World War I (1914-1918) was one of the largest wars in history, culminating the in nine million combat deaths and thirteen million civilian casualties. Genocide programs and and the Spanish flu epidemic in 1918 resulted in an additional 17-100 million additional deaths worldwide.
The stock market crash in 1929 led to wide spread financial ruin for investors and businesses. By 1933, the low point of the economic crisis, 15 million American workers were unemployed and nearly half of the nation's banks had failed. International trade fell by over 30% during the crisis, and the economic downturn spread across the globe, encompassing Africa, Asia, Australis, Europe, and the Americas.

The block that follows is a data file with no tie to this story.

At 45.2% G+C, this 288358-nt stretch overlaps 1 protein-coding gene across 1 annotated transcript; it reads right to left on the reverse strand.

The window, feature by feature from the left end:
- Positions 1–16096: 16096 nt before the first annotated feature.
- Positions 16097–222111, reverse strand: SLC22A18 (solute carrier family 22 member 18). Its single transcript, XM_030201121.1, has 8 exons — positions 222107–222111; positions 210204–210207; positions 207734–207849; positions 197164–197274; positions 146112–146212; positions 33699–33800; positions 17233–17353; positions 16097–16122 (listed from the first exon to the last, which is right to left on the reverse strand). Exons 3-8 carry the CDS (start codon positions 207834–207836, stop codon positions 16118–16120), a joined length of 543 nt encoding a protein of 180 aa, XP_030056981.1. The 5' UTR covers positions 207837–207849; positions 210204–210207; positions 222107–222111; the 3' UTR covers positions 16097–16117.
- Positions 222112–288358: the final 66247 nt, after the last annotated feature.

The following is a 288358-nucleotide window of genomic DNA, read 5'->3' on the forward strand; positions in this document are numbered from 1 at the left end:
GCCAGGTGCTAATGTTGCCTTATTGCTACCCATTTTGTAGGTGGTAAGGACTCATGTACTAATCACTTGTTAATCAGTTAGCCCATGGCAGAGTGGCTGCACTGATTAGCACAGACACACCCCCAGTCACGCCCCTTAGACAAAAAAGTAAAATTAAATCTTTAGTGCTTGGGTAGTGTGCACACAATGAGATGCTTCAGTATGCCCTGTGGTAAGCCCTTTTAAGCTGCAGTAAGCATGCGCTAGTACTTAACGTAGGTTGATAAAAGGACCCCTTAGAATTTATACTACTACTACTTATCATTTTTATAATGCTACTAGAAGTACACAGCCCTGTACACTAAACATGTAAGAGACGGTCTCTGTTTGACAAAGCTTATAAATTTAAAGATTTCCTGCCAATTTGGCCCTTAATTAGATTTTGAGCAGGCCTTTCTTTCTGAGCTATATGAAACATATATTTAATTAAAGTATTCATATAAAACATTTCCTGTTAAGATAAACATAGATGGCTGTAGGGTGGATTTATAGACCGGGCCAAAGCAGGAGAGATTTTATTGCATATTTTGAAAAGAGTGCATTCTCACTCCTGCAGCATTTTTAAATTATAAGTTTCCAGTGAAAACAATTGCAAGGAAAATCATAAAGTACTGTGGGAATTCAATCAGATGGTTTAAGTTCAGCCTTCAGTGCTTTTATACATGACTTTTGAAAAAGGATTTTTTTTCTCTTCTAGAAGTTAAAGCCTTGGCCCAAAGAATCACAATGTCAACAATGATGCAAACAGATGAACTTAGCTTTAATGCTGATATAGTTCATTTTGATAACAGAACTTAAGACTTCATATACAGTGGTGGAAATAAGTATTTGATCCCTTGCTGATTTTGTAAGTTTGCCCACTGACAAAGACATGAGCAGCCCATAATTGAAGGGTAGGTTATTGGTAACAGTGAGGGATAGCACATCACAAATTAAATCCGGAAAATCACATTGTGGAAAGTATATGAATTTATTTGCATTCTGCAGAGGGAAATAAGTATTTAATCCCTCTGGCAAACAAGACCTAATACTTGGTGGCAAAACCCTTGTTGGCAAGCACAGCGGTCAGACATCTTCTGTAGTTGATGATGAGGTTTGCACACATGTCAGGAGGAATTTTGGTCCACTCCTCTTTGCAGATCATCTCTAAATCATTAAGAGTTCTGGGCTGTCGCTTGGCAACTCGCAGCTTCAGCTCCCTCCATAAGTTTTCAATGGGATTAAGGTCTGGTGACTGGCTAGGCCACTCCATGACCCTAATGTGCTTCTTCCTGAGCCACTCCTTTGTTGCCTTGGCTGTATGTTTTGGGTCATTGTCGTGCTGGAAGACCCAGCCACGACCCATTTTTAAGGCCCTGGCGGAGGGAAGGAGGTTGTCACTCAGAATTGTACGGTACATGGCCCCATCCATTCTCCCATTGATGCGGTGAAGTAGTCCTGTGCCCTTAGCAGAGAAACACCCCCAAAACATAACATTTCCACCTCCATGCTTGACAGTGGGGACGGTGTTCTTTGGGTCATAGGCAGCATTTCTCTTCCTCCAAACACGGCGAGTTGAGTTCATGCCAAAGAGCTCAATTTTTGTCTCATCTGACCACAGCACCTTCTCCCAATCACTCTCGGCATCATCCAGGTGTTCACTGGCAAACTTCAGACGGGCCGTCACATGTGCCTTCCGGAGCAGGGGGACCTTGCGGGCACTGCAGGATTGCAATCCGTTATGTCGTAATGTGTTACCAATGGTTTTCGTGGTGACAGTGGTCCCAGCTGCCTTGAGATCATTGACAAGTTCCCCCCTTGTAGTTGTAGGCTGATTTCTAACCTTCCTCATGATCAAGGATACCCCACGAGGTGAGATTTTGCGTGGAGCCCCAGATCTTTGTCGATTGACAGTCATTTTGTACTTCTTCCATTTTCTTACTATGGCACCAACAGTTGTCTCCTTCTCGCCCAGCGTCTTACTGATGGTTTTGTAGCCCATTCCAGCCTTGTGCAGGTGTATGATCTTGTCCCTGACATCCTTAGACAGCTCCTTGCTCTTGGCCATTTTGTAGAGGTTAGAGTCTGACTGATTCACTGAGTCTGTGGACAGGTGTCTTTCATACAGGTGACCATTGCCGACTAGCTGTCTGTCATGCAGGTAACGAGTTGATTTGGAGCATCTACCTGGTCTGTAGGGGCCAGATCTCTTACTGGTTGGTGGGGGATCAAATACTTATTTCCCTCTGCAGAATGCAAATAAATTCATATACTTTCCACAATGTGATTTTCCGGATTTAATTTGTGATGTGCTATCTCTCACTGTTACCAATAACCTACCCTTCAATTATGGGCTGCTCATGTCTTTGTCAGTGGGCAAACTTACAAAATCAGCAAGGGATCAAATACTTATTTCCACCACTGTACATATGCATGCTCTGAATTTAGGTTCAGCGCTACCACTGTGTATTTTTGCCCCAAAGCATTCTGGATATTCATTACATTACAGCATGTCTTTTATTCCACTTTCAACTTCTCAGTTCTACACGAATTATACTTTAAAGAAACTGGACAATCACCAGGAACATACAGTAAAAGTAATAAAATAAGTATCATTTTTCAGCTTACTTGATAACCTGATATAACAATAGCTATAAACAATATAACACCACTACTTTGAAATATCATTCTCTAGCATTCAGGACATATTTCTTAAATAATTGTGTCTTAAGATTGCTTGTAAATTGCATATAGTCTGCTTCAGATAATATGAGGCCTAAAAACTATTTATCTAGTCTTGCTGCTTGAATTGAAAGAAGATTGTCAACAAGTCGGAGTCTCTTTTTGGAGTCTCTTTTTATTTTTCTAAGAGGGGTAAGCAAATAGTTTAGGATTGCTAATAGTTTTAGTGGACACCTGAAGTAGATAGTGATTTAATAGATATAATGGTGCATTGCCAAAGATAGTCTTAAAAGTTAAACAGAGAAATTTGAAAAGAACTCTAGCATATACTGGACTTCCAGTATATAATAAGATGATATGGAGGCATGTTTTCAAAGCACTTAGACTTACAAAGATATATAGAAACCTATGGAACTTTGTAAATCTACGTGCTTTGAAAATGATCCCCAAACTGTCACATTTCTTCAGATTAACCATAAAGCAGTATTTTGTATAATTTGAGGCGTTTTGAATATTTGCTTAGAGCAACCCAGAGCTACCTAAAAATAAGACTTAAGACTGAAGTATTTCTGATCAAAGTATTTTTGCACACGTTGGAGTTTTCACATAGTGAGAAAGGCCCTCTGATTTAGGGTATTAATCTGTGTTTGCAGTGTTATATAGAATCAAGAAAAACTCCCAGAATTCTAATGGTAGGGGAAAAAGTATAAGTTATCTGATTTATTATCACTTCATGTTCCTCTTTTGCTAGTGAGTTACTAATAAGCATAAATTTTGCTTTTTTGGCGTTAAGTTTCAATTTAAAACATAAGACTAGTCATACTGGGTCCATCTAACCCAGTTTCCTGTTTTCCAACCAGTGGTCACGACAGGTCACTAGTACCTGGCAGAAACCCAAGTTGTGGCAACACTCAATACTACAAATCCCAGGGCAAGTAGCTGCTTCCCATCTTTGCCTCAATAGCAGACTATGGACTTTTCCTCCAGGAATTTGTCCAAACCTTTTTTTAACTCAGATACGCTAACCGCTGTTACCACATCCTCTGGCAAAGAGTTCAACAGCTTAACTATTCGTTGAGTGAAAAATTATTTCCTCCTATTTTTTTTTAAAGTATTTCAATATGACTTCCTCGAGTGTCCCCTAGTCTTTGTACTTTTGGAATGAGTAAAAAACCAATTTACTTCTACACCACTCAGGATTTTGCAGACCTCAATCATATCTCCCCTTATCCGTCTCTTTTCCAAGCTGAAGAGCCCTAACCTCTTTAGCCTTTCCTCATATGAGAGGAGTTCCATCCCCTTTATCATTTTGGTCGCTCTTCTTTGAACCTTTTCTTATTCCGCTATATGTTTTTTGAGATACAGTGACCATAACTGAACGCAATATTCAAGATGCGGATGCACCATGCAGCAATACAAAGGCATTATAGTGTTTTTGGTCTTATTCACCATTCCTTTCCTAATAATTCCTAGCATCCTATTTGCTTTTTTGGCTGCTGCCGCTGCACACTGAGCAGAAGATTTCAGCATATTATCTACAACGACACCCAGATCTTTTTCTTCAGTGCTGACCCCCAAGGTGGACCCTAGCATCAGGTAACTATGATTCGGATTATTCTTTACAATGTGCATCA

See some of the collections listed below for more information about this historical period and its affect on Vanderbilt's history.
Chapter 4: Imperfect though we are: wars against the Great Depression, totalitarianism, and Jim Crow